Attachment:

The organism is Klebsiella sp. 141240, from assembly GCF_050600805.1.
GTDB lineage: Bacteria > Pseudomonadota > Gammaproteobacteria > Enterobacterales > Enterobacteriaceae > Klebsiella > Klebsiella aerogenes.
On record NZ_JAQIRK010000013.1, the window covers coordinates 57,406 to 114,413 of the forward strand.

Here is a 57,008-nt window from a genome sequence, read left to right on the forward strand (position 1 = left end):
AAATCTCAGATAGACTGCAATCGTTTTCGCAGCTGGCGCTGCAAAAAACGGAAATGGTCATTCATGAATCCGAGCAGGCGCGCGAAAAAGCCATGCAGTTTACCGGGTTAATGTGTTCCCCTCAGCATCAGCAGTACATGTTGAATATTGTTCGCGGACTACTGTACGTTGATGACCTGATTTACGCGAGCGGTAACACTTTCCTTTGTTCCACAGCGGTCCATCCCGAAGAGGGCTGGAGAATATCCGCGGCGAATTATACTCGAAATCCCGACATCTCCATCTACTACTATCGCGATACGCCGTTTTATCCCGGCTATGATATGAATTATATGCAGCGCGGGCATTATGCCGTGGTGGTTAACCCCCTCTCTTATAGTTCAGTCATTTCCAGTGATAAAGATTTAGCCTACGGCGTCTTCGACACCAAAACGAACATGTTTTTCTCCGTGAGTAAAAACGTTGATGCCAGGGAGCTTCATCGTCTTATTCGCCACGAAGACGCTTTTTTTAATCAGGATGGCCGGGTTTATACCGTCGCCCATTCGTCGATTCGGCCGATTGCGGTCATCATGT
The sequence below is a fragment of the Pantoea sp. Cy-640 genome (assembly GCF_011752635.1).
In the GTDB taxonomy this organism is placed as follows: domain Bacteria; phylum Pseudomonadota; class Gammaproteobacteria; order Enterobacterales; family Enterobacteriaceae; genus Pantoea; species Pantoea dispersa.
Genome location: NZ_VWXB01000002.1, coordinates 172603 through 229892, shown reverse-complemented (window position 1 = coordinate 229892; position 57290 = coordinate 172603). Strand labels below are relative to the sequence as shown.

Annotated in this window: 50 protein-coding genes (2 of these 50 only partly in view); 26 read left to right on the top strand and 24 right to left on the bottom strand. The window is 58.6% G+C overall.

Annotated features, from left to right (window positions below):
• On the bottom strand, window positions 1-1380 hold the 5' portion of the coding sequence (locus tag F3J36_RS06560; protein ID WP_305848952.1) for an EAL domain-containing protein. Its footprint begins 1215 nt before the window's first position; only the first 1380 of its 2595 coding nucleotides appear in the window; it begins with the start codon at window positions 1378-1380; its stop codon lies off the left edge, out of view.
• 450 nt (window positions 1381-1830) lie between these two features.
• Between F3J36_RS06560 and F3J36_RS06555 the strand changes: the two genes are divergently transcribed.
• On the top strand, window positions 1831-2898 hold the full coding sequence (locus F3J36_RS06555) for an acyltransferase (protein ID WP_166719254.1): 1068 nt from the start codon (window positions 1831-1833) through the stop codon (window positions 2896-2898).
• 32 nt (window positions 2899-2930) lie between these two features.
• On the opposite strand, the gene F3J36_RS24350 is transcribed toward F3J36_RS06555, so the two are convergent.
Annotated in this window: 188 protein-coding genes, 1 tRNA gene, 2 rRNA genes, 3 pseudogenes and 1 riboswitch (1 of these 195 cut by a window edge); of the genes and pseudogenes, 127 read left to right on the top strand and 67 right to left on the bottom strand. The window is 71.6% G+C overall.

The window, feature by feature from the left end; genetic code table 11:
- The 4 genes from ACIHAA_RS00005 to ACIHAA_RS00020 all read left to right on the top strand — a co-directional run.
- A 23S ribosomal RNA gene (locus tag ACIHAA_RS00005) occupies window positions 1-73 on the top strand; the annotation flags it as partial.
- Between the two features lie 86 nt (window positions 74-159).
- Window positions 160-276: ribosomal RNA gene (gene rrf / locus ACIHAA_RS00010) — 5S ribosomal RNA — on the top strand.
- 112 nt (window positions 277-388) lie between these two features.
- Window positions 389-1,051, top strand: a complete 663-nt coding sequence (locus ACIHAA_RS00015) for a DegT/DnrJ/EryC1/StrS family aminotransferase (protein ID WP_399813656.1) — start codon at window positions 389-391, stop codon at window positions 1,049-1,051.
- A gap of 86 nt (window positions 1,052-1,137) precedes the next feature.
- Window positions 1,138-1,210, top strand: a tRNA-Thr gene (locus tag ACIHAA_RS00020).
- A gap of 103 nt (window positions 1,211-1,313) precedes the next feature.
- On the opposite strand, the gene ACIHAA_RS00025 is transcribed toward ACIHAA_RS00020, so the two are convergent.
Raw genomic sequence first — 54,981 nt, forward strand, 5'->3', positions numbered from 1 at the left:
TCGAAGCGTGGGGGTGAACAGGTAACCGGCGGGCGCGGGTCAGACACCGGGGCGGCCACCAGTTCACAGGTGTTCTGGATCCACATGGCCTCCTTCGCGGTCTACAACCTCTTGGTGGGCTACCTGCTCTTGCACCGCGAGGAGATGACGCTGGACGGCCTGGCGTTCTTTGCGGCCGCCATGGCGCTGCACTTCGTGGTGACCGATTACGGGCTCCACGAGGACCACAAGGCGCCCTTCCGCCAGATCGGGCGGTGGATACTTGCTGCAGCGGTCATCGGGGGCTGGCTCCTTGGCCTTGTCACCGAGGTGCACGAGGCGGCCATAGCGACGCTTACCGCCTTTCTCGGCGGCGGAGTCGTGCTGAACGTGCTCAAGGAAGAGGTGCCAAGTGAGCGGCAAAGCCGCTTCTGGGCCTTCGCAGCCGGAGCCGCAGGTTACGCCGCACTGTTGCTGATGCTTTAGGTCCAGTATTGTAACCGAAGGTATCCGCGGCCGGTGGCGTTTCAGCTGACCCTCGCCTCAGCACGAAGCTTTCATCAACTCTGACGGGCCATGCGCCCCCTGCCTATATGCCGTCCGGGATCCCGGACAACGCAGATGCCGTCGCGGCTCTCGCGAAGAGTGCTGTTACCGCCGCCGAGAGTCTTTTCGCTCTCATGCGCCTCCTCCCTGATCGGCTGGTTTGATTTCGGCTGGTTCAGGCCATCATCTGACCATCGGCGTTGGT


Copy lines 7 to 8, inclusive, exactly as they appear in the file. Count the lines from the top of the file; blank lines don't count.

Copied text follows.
In the GTDB taxonomy this organism is placed as follows: domain Bacteria; phylum Pseudomonadota; class Gammaproteobacteria; order Enterobacterales; family Enterobacteriaceae; genus Pantoea; species Pantoea dispersa.
Genome location: NZ_VWXB01000002.1, coordinates 172603 through 229892, shown reverse-complemented (window position 1 = coordinate 229892; position 57290 = coordinate 172603). Strand labels below are relative to the sequence as shown.